“Why Poznan?” asked a friendly expat in a riverside bar.
“Honestly?” I admitted, slightly ashamed, “it was the best deal I could find.” But this enchanting city, Poland’s fifth largest, was turning out to be far more than just a random bargain.
Like most things in 2023, holidays are more expensive than ever before. Recent research by TravelSupermarket for the BBC showed that the average price of a week’s all-inclusive package in Mallorca has jumped by 21 per cent this year, and by 25 per cent in Crete. Holiday mainstays Spain, Turkey, Greece, Portugal and Cyprus are almost 12 per cent more expensive than last summer. However, I was determined to find an affordable summer break for me and my 17-year-old son.
I considered the UK, but costly rail fares and accommodation pushed options above budget. Instead, I turned to Skyscanner’s “Everywhere” feature, which searches for the lowest air fares from a given airport to absolutely anywhere. That, in combination with an amazingly cheap (and beautifully converted) apartment and consumer prices that around a third cheaper than in Manchester, was how we landed in Poznan.
Located along the Warta river in west-central Poland, Poznan is one of four medieval capitals, making it a regular stop for those touring Poland. But apart from during Christmas market season, Poznan is virtually unknown to overseas tourists as a destination in its own right.
Yet the city cultivates a thriving arts scene, alongside a large student community. It’s also compact and easy to get around. And in summer, all that comes with the bonus of an outdoors lifestyle.
In Stary Rynek, the medieval market square, colourful houses huddle around the town hall, the stage for Poznan’s main event. Every day at noon, two mechanical goats emerge from the building’s clock and butt heads, to fanfare and applause. Construction is happening in this old part of town; the ground is uneven in places and things are cluttered and busy. But it’s still very pretty, and there’s so much more to explore that we weren’t going to let a few JCBs ruin our trip.
You don’t have to be in Poznan long to spot the Watcher, a dinky street art character with a periscope eye by local artist Noriaki. When you’ve seen the figure once, you start seeing him everywhere: peering around doors, relaxing with a drink – even as graffiti, indicative of the city’s impressive street art scene.
Poznan might be around 250 miles inland from the coast, but in summer there is no shortage of sunshine and sand. We visited water park Termy Maltanskie, at Lake Malta, 2.5 miles out of town. It has 15 pools and 11 slides; included in the reasonable entry fee – around £13 for half a day – is a white sandy beach, with sun loungers and parasols. We could have been in the Mediterranean, were it not for the views across the lake, towards a dry ski slope and toboggan run.
Lakes are hubs of leisure in Poland, with life often revolving around them in summer. Deep in a green forest, a £4 taxi ride from town, we discovered Lake Rusałka and its golden sandy shore. With a modern restaurant in the old boathouse, numerous bars, pedalo hire and a children’s play area, it’s made for sunny days. Sadly, the water was out of bounds because of micro-plankton, but the helpful lifeguards told us about safe swimming spots within a mile or so.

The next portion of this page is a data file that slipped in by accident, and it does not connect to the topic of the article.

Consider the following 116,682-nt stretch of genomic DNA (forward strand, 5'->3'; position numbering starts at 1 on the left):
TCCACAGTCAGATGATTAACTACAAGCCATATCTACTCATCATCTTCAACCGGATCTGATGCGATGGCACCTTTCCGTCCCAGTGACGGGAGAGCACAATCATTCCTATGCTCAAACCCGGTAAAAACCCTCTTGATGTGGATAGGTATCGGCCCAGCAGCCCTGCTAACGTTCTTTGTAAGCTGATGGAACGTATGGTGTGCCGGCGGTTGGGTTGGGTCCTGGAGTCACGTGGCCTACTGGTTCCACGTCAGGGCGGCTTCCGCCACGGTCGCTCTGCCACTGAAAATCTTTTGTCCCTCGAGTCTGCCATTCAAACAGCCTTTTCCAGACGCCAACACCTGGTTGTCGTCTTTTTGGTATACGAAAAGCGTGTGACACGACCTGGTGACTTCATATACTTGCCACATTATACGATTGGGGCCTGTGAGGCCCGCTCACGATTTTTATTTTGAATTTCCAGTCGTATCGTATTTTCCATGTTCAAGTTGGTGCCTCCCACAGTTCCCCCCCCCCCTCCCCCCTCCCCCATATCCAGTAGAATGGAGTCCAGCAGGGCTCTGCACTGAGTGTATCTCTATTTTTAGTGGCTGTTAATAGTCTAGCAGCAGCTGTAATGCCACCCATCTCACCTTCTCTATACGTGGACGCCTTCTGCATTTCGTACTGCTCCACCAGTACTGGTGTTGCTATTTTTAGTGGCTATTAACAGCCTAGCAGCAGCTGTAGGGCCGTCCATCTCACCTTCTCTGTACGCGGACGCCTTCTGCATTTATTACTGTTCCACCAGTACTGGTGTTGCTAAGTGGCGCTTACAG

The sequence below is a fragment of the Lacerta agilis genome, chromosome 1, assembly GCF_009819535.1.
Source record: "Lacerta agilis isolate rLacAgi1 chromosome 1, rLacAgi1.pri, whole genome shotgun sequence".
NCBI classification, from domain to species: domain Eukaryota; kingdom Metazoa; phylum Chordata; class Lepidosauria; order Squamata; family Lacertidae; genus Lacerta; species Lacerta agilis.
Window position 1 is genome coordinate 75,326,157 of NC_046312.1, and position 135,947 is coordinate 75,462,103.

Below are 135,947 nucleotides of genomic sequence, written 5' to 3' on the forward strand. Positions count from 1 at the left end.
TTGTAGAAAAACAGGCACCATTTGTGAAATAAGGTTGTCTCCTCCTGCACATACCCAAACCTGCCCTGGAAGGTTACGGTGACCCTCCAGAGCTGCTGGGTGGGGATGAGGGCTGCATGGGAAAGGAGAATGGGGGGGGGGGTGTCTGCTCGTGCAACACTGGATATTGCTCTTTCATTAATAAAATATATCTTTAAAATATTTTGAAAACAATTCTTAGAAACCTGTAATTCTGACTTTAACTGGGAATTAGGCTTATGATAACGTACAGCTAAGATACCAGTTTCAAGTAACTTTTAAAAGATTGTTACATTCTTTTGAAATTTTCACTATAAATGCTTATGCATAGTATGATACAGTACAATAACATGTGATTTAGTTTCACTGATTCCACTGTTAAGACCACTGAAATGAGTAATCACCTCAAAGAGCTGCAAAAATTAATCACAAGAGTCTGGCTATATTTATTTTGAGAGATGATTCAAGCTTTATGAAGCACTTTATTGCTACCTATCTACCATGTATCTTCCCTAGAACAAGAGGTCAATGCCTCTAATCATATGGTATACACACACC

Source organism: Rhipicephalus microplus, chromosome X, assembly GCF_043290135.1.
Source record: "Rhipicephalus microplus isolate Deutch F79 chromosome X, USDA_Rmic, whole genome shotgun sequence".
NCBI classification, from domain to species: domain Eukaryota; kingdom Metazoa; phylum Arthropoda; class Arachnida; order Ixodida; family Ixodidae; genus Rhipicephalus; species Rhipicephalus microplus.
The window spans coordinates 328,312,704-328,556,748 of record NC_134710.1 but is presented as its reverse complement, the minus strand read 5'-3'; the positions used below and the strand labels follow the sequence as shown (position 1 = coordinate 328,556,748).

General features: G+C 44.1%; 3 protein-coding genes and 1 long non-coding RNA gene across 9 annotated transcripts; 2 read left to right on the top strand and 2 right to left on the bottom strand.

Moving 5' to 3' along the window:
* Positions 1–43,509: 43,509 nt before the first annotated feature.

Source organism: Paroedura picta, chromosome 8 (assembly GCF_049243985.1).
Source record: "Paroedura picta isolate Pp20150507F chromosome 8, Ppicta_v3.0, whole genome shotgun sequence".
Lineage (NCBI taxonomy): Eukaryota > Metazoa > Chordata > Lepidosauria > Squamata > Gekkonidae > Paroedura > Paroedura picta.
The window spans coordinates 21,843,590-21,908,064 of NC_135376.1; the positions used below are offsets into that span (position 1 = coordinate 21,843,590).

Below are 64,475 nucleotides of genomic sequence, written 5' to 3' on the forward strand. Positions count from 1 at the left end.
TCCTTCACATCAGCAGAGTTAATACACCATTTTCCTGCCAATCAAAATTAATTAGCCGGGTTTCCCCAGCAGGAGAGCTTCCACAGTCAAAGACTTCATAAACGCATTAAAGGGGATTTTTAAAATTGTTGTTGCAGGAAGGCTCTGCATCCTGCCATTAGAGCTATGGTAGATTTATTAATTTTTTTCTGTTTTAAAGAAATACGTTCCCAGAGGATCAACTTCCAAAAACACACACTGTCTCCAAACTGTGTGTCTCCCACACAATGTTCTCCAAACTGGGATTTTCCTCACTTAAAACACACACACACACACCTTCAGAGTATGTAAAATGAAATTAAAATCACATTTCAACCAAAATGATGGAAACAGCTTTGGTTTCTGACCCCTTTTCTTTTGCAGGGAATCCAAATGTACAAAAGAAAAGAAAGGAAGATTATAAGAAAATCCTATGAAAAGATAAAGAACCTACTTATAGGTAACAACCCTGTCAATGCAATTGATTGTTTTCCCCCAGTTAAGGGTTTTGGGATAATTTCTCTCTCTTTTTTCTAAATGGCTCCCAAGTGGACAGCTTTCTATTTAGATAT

If they’re not heading out to the lakes, Poznan’s residents are relaxing on the banks of the Warta. In the evenings, there’s a lively but laid-back atmosphere along the river. We loved Kontenerart, a pop-up with yet another sandy “beach”, deckchairs, live music and containers housing a gallery space and street food stalls. Overlooking the river island that’s home to Poznan’s cathedral, it’s the perfect place for dusk drinks.
Another favourite was the magical Ogród Szelag; a bar with hammocks and comfy chairs huddled in a lush garden, teeming with butterflies and bees. There, immersed in nature, I almost forgot we were on a city break.
But there are plenty of urban attractions. We visited the brilliant Barbie exhibition in the Museum of Applied Arts, housed in the former royal castle, and the luxuriant Palm House, with its 10 plant-packed pavilions.
We dipped into Stary Browar, the enormous former brewery building that’s been converted into a shopping centre. Expecting it to be like any other mall, we found a great art gallery, plentiful places to eat and an unexpected park beyond its red brick façade.
I’m used to scrimping on holiday, heading to the supermarket on the first night to stock up on pasta. But Poznan’s thriving food and drink scene is so cheap that I was able to treat us to unforgettable meals out. An average three-course meal for two costs around £30. We enjoyed delicious pierogi, filling brunches and exquisite pastries (try a St Martin’s croissant, filled with white poppy seeds and almonds).
A highlight was cauliflower steak and patatas arrugadas at Patio Provence, atop the Kolegiacki Hotel, with its very own Watcher. The flowery terrace has spectacular rooftop views.
As my son has got older, it has been hard to find holidays to suit us both. I love nothing more than a book and a beach; he prefers the excitement of a city. In Poznan, very happily, we found both.
Poznan is served by Ryanair and Wizz Air.
Train travel is by Eurostar to Brussels or Amsterdam, then onwards to Berlin and Poznan, raileurope.com
Opera Hostel has apartments sleeping four from £59 per night, opera-hostel.pl
Blooms Boutique Hotels has double rooms from £31, blooms.com.pl